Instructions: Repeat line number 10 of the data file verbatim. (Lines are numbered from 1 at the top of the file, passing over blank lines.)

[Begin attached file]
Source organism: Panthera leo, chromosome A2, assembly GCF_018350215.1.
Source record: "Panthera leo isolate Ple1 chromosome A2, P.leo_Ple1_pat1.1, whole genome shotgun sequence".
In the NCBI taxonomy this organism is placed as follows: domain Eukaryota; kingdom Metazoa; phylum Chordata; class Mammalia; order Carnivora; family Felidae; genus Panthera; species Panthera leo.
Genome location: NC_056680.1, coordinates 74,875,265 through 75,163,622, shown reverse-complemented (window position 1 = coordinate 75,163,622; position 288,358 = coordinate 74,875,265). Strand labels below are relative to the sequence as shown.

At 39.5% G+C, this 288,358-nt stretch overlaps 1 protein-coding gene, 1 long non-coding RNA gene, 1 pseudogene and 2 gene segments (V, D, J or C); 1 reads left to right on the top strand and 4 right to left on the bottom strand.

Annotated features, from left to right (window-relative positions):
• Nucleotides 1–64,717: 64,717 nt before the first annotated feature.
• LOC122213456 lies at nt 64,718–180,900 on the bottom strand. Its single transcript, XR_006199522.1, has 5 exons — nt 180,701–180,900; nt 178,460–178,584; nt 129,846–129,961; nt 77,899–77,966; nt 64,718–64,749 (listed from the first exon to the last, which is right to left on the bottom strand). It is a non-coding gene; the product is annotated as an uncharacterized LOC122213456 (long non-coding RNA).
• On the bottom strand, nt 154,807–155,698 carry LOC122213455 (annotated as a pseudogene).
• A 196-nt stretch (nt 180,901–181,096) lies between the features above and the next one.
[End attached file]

• A 196-nt stretch (nt 180,901–181,096) lies between the features above and the next one.